The Four Parenting Styles

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It might not seem like it, but children are extremely fragile beings. What you say or do to them, how you treat them and behave around them, matters. I can think back to things that were said to me by older people when I was younger, both positive and negative, that have affected me until today. It’s so much deeper than we think.

The smallest things matter, especially when you are young. Now imagine something deep, like the environment in which you were raised. Was it authoritative, permissive, neglectful, or authoritarian? How is it affecting your adulthood? That’s the basis of the Parenting Styles.

In the 1960s, Diana Baumrind noticed that preschoolers exhibited distinctly different types of behaviour. Each type of behaviour was highly correlated to a specific kind of parenting. Baumrind’s theory is that there is a close relationship between types of parenting styles and children’s behaviour, which leads to different child development and outcomes in their lives.

  1. Authoritarian/Disciplinarian

You probably have a friend who, growing up, was living like in a military boot camp. The parents enforced very harsh rules and there was no discussion. In such homes, explanations are rare, and statements like Because I said so are common. These parents are dictatorial and want their children to be quick to do as they say without any hesitation. These parents are not interested in what their children may think about anything and certainly are not allowed to express what they think or feel. They are the ones who believe that children should be seen and not heard. Rather than teach a child how to make better choices, they’re invested in making kids feel sorry for their mistakes. Children who grow up under these conditions end up with rebellious, controlling, submissive or disconnected attributes.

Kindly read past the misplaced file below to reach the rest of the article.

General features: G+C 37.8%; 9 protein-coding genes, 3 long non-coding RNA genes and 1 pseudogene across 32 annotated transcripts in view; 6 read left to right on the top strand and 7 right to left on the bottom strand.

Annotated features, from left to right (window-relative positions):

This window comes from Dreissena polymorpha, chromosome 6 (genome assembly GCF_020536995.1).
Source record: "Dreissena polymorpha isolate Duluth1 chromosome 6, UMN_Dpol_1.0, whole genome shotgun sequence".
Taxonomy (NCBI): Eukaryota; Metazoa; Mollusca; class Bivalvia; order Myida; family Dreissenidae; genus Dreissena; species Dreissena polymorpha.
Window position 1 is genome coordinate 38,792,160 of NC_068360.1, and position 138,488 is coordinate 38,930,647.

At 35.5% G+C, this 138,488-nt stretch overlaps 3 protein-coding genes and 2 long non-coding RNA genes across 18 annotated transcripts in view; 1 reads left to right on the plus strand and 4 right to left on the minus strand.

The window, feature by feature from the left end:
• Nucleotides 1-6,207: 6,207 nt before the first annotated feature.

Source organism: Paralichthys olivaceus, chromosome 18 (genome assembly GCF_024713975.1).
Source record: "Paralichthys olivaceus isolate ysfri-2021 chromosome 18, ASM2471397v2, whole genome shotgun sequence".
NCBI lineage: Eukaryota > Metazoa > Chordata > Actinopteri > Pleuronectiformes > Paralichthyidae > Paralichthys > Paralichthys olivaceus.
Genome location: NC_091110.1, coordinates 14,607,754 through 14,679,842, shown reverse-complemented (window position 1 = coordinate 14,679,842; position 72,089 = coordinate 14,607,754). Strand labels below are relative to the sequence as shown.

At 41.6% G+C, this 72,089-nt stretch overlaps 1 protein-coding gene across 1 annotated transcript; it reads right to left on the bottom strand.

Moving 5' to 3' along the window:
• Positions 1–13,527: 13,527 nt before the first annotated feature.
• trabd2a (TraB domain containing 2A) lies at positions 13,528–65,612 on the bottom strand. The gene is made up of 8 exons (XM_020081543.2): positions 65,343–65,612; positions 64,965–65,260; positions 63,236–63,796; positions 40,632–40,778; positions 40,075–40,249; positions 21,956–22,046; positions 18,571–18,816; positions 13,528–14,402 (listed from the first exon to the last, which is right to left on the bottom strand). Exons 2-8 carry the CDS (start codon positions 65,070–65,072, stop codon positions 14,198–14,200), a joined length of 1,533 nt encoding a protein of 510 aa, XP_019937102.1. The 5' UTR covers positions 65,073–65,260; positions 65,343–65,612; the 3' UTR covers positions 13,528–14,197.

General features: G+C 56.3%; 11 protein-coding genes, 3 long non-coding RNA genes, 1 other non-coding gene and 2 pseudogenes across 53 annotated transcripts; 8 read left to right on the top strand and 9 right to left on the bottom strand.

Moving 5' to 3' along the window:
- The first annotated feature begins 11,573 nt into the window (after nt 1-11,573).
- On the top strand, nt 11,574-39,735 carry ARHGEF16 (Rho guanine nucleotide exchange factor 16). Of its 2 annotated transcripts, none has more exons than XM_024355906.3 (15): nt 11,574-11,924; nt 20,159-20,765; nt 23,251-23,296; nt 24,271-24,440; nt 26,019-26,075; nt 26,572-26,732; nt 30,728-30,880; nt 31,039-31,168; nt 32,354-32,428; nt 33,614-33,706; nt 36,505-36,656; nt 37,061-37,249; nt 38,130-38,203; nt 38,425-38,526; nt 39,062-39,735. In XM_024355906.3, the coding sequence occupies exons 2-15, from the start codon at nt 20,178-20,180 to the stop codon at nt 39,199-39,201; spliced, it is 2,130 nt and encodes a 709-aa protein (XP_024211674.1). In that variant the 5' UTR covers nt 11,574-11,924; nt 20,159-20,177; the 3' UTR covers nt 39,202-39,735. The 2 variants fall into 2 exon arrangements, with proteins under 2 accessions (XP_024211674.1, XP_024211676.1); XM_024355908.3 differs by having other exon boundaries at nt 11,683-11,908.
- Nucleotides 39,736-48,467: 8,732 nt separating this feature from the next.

This isn’t to say that rules are not necessary. It’s the approach to these rules that need to be redefined.

  1. Permissive

On the other hand, there was always that friend whose home was a favourite place to hang out. The parents were super lenient and allowed them to do just about anything they wanted. That’s the permissive parenting style. Such households don’t have rules, and the consequences to the mistakes are not severe. They adopt the attitude of “kids will be kids.” They don’t like to disappoint their children so they go to great lengths to remain on their good side. When you’re a kid you probably admire such houses. However, children of permissive parenting tend to have low self-control, possess egocentric tendencies, and encounter more problems in relationships and social interactions.

  1. Neglectful

Neglectful parents are the uninvolved ones. They give their children a lot of freedom and generally stay out of their way. In other words, they do not parent and guide their children through life. Such parents do not ask their kids about homework and don’t spend too much time with their kids. They could be busy, suffering from mental health issues or substance abuse problems, or maybe they just lack knowledge of childhood development. Children may not receive much guidance, nurturing, and parental attention. When this happens, the children learn to raise themselves as an adaptive measure. Children of neglectful parents grow up to be impulsive and cannot self-regulate emotions. They encounter more delinquency and addictions problems. Lastly, they have more mental issues.

  1. Authoritative

This is the ideal parenting style which you may want to adapt for your children. Authoritative parents are reasonable and nurturing and set high, clear expectations. In such a household, there are boundaries but there is also freedom. A lot of effort is put in maintaining a relationship with the parents. There are reasons behind the rules. Such parents validate their children’s feelings, while also making it clear that the adults are ultimately in charge. Authoritative parents invest time and energy into preventing behaviour problems before they start. They use positive discipline strategies to reinforce good behaviour, like praise and reward systems.

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